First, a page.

I was an undergraduate between the years 1961 and 1965 and what I remember most vividly is the Cuban Missile Crisis. I can remember the collective panic. As a matter of fact I remember friends jumping in cars and driving up to Canada, as if Canada provided some safe haven in the event of a nuclear holocaust, but at least it was a symbolic refuge. That was four decades ago. Today there is no place to run, no place to hide, and moral panics have been so carefully orchestrated, that we have come to expect that political leaders will inform us about that which merits our fear.
But before I continue, let me properly congratulate all of you who will forever be known as the Class of 2007, and 2017, and 2027, and 2037, and 2057, you will be the class of 2007. You will still be linked to each other as the Grinnell College class that graduated at this particular historic conjuncture. And so I want to ask you to look around at your classmates, and ask yourselves: how will you remember the years you shared with them? What will you say to your children or your grandchildren about these years? What will you retain from the period of your undergraduate education? Will you be able to rely on an intellectual practice capable of countering what will inevitably become a barrage of "official" recollections colonizing the most intimate alcoves of your private memory banks?
And of course history, historical memory, personal recollections are always unsettled and a bit wobbly, as they should be, but I'm asking you today to imagine what you might end up repressing and what you might end up embellishing. Will you remember how you squirmed to stay awake in what you considered to be boring classes? Or will you remember those epiphanies when things suddenly made sense and fell into place, when the anguish of writing a paper was unexpectedly transformed into sheer delight? Will you remember those moments during which much of what you previously took for granted began to crumble before your eyes, and you were struck with fear at the prospect of having to share these new insights with your parents, who, after all, played a major role in shaping the ideas that had helped you to previously interpret the world?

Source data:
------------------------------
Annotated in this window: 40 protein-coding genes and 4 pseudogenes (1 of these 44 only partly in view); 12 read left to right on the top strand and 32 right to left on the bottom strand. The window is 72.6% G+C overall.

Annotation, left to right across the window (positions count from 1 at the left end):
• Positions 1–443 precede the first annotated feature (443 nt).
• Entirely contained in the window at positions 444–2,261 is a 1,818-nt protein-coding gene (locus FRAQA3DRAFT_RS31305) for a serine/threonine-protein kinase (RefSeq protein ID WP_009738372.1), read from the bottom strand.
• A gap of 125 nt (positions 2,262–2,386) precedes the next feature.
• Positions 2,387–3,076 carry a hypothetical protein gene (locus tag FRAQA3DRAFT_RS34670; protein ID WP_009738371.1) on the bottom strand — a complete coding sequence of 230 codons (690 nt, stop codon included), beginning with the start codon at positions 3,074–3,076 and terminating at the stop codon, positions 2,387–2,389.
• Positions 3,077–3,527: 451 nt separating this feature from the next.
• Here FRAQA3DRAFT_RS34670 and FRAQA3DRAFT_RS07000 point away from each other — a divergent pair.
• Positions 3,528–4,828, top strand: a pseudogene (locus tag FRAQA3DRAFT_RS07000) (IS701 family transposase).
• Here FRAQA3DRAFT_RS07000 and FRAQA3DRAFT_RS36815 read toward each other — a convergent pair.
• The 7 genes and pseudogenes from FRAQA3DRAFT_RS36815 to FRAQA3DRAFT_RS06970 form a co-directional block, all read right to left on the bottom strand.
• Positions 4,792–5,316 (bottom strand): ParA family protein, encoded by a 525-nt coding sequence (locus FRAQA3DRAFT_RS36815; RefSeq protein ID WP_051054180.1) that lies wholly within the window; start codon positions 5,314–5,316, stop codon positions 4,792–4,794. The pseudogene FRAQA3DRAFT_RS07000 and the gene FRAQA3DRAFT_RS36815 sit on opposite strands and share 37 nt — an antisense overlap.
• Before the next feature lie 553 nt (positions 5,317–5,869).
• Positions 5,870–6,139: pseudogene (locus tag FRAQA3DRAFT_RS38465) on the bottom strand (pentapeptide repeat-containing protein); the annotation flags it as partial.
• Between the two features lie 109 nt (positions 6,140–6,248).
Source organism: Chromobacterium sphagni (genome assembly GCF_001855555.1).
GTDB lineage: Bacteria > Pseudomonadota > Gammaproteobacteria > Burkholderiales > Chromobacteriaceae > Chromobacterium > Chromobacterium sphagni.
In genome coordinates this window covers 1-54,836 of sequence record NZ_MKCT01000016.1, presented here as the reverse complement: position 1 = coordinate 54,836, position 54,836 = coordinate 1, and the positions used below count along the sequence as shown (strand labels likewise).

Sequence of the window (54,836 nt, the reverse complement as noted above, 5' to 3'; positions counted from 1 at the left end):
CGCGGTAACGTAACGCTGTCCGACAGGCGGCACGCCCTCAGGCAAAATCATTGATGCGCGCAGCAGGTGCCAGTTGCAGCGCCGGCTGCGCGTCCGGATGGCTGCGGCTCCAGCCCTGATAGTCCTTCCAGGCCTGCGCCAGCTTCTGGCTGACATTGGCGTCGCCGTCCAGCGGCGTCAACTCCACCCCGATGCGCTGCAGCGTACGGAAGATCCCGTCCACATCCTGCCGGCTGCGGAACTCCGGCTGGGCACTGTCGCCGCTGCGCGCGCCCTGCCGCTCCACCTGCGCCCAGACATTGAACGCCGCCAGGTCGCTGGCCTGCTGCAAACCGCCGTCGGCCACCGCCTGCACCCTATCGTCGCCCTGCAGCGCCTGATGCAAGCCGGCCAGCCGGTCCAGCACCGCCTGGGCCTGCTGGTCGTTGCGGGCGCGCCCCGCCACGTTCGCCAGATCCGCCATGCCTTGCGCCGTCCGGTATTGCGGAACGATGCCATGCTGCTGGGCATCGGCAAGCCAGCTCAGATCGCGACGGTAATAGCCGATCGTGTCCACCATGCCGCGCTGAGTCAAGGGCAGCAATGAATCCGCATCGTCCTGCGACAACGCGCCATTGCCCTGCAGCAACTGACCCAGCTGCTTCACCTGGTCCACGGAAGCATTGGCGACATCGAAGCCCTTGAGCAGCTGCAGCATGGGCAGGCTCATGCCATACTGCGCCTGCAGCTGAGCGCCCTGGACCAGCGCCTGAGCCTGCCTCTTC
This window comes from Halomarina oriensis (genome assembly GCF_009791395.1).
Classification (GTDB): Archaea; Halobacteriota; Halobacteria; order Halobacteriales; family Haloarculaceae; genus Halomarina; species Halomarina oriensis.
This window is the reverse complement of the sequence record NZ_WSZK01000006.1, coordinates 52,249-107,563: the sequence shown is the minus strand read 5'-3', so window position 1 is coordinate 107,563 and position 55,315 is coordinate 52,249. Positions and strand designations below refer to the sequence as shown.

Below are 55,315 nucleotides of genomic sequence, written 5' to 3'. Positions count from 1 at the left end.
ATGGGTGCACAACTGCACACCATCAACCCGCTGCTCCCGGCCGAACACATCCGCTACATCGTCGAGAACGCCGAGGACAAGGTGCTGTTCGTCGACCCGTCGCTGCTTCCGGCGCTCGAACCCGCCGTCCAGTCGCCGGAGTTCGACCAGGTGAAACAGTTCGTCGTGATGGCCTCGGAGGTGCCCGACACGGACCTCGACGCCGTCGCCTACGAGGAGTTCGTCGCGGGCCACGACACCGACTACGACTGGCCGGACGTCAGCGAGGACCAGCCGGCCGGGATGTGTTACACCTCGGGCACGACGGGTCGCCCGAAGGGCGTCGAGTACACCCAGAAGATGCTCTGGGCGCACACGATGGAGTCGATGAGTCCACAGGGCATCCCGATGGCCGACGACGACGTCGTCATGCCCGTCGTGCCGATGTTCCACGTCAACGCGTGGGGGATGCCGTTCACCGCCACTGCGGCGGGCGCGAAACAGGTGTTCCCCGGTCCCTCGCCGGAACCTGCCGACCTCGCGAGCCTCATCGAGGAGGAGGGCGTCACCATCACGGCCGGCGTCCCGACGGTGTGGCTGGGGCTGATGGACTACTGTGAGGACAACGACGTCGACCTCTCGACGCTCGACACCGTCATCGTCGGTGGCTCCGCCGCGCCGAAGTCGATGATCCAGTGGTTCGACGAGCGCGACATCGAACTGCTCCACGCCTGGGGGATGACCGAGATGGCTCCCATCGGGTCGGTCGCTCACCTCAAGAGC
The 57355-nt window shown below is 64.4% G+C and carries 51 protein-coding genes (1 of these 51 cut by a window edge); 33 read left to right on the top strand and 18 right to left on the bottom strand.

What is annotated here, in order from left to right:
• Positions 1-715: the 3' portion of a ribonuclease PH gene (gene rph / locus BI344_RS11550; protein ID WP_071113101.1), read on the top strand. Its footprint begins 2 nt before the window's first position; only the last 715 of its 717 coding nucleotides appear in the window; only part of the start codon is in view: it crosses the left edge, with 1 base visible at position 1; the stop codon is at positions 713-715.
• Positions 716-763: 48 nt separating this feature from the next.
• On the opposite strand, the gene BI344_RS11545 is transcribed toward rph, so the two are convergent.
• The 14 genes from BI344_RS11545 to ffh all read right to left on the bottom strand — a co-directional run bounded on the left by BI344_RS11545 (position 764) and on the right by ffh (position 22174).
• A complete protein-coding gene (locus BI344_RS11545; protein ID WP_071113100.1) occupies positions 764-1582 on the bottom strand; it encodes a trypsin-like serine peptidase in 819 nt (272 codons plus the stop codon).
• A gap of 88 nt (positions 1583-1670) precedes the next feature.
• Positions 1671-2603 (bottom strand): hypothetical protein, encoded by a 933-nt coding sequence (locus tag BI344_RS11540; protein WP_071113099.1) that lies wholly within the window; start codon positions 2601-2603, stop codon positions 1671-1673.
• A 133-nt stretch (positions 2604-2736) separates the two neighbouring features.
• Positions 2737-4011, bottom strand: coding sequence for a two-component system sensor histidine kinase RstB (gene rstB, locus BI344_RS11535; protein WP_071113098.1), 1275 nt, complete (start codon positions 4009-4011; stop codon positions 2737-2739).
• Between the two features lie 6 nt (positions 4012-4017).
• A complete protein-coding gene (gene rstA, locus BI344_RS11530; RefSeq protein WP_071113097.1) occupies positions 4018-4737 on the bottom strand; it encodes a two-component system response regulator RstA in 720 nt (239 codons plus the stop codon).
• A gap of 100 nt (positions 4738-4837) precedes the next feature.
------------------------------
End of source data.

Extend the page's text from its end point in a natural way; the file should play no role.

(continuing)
Will you remember that you attended a college established by a 19th Century abolitionist, who made this town, Grinnell, Iowa, a significant stop on the Underground Railroad? Will you remember that you attended a college founded by a man who unabashedly referred to himself as a radical, a man who assisted John Brown to find shelter for escaped slaves and who, even after the abolition, or should I say putative abolition of slavery, continued to fight for racial equality? Is this a legacy worth remembering? And I wonder if I'm imposing my own conjunction of historical and personal memories. Perhaps I am. For I link Josiah Grinnell to my own upbringing in the Congregationalist Church, and I remember consciously breaking the law that prohibited interracial socializing at the age of eleven, when I participated in an interracial discussion group in my Congregationalist Church in Birmingham, Alabama. Before too many sessions had taken place, the church was burned by the Ku Klux Klan.